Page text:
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Mount Abu

Mount Abu

Rajasthan’s only hill station lies on a 1200-m high plateau, in pleasantly green and lush surroundings. Principally a place of pilgrimage, it has recently come up as a summer retreat for honeymooning Indian couples (mainly from nearby Gujarat) and is strongly geared to home tourism. Abu derives its name from ‘Arbuda’, the serpent son of …

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Summary : Rajasthan's only hill station lies on a 1200-m high plateau, in pleasantly green and lush surroundings.

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Rajasthan’s only hill station lies on a 1200-m high plateau, in pleasantly green and lush surroundings. Principally a place of pilgrimage, it has recently come up as a summer retreat for honeymooning Indian couples (mainly from nearby Gujarat) and is strongly geared to home tourism.

Abu derives its name from ‘Arbuda’, the serpent son of the Himalaya who rescued Shiva’s bull Nandi from a watery grave. Hindus revere the site because the sage Vashishta, from whose sacrificial fire the four original Rajput warrior clans first sprang, had his home here, and also because of its Nakki Lake, said to have been dug by the sage Balam-Rasiya using just his ‘nakkhs’ or nails. Holy dips in the waters of Nakki are held to be as spiritually purifying as bathing in the Ganges. Great numbers of Jain pilgrims visit Abu too, primarily because of its world-famous Dilwara Temples, possibly the finest examples of Jain architec ture to be found in India.

An important religious centre since the times of Ashoka and before, Abu acquired its principal architecture and stone carvings only during the Parmer period, which came to a sudden end between 1302 and 1311 with the invasion of the Chauhans. Much later, the British purchased a site for a sanatorium here (1917), but Abu remained largely undeveloped and uninhabited until the home-tourist boom sud denly started in the 1970s.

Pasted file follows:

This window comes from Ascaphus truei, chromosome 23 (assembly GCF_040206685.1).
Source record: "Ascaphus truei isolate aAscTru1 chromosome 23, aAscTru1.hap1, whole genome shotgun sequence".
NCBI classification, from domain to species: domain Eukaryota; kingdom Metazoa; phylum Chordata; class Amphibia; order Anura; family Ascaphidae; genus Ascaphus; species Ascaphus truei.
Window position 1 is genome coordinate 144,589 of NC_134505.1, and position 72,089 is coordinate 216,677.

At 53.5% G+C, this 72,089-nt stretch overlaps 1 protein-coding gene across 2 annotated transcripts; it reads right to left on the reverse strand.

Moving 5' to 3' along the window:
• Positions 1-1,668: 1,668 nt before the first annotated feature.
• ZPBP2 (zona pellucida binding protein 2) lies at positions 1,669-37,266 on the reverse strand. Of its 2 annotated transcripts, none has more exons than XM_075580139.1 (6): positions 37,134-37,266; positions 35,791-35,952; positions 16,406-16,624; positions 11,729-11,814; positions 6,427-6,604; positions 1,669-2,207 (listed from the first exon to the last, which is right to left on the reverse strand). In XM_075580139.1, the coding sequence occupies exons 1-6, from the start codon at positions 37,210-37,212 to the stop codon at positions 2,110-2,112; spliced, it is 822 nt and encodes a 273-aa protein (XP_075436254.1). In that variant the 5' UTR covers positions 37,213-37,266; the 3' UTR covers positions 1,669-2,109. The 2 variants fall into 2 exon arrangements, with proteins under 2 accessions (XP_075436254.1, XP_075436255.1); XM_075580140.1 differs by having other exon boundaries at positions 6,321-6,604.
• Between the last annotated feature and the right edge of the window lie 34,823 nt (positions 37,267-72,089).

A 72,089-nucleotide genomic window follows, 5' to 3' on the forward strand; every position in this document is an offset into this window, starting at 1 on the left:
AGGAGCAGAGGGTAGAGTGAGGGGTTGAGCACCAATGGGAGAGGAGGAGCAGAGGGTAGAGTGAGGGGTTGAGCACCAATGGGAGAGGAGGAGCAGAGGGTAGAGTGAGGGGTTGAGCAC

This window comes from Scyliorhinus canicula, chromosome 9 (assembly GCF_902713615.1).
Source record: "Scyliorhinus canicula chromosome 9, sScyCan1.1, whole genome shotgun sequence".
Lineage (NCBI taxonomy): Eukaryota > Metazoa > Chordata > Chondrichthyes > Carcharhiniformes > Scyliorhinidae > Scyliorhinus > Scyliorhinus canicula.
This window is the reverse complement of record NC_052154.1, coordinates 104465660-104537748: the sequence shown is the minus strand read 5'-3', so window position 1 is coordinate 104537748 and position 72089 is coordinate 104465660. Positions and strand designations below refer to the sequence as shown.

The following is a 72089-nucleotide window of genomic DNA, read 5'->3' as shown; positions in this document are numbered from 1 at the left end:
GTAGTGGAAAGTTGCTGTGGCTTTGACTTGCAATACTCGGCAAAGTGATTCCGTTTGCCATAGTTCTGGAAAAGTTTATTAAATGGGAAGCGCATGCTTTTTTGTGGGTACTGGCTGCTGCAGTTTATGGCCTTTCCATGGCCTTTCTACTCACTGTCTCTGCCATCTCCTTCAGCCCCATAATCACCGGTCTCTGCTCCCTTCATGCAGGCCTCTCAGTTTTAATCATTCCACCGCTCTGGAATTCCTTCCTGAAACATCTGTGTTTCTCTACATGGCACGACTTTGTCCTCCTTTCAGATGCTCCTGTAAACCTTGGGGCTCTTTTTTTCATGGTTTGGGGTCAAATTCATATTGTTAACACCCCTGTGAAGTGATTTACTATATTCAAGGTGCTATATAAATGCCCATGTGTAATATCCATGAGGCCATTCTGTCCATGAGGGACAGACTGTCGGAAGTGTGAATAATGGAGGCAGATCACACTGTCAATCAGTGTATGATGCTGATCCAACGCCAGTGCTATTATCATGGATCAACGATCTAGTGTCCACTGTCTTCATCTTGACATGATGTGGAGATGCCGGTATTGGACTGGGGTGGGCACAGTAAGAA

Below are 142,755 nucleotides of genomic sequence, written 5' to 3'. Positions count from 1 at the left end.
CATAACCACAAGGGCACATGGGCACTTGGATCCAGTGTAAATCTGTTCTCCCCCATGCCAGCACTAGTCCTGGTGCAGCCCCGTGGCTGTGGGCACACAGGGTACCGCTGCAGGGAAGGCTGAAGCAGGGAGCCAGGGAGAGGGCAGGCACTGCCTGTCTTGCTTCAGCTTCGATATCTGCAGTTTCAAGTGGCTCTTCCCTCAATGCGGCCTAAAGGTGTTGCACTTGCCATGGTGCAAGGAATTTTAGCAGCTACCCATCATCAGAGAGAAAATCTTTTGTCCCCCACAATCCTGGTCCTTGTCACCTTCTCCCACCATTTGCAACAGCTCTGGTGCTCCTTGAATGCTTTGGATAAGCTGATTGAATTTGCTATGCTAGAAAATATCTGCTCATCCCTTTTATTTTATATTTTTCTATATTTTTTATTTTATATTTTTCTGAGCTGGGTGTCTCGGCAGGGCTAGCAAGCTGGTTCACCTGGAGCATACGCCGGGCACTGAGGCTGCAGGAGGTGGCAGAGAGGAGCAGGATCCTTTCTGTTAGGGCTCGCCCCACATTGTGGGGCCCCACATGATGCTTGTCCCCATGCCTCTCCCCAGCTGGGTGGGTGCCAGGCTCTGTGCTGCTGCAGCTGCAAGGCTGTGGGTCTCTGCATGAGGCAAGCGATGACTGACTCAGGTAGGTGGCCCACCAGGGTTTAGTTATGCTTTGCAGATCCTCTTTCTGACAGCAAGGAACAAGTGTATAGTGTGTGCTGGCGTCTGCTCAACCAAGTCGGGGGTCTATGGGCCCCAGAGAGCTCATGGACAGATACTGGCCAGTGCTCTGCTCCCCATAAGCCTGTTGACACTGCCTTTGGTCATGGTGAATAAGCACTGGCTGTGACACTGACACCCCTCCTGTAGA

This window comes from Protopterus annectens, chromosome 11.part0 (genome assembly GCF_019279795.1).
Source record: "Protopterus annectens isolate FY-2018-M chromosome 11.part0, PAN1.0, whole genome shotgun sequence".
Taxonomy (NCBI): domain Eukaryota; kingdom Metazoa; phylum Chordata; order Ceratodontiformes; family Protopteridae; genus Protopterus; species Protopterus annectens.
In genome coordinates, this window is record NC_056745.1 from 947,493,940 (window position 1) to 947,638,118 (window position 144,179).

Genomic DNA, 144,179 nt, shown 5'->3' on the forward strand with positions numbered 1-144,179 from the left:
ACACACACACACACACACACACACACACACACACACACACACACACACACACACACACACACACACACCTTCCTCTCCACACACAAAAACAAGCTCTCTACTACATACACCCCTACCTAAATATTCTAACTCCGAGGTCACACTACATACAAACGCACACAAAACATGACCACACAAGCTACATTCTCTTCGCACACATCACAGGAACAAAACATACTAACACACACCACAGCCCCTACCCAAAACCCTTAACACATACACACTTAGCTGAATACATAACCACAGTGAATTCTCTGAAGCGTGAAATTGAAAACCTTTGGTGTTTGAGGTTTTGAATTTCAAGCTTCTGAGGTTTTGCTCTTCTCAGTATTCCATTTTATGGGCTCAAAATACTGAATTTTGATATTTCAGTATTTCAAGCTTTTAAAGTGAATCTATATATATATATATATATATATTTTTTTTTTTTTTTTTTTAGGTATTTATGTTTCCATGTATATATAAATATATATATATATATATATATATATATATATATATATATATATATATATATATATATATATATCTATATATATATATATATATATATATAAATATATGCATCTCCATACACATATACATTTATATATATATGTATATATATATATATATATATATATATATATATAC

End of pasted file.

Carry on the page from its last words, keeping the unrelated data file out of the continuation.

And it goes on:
Abu is today the most Indian of all hill stations—a lively little place of ice-cream parlours, omelette and pau bhaji stalls, ‘fun’ and novelty shops, and an awful lot of ponies. There is a pretty lake, several good hill walks, a refreshing mountain breeze, and a festive party atmosphere. The sight of Indians abroad-laughing , joking, taking endless photographs, swarming to and from Sunset Point, genera ly having a ball—has Western visitors completely mystified. It’s not like India all. It’s not even like an Indian hill station: there’s no hassle, no dirt, no drugs , and no unemployed refugees. The very worst or best thing that can happen you at Abu is being adopted by an Indian family and deluged with food and presents throughout your stay. They just love foreign tourists here, partly because they see so few of them. And their cordiality and friendship is genuinely infectious. Abu is most pleasant from March to June, and from September to November. Avoid Bay -June when it’s overcrowded, and the October Diwali festival (D-Day and Christmas rolled into one). Aim for March/April—quiet, relaxing, and half-price accommodations.

WHAT TO SEE As hill stations go, Abu is very small and self-contained. You can get around very easily on foot, and walking is nearly all on the flat—there’s none of that endless tramping up and down steep steps and winding declines that exhausts visitors to Darjeeling or Shimla. Also convenient, most restaurants and hotels, plus post office, bus-stands and tourist office, are all on the main road. This is directly in front of you as yi step off the bus. At the bus-stand, you’ll be met by Abu’s baba-gadis (porters) with heir brightly coloured prams, eager to wheel your luggage off to your hotel for srlep upee or two. Later, their day’s work done, they climb into their prams and go to Abu’s main sights and activities can be covered comfortably in a day—but stay n se nd day to pick up on the fun atmosphere. See all the pilgrimage places, Mel …itding the Jain temples in the morning, by conducted tour (often crowded, boo s soon as you arrive); leave the local walks and activities for the afternoon. ;et …ound locally on foot, by pony, or by taxi/ambassador car (fixed charge for all journeys).

WHERE TO STAY Before the mid-April tourist rush, most of Abu’s hotels offer generous 30-50% discounts. After that, prices soar and you can’t (unless you advance-book) find a decent room for love or money. At any time of the year, the better hotels are full of noisy honeymooning couples, so take earplugs.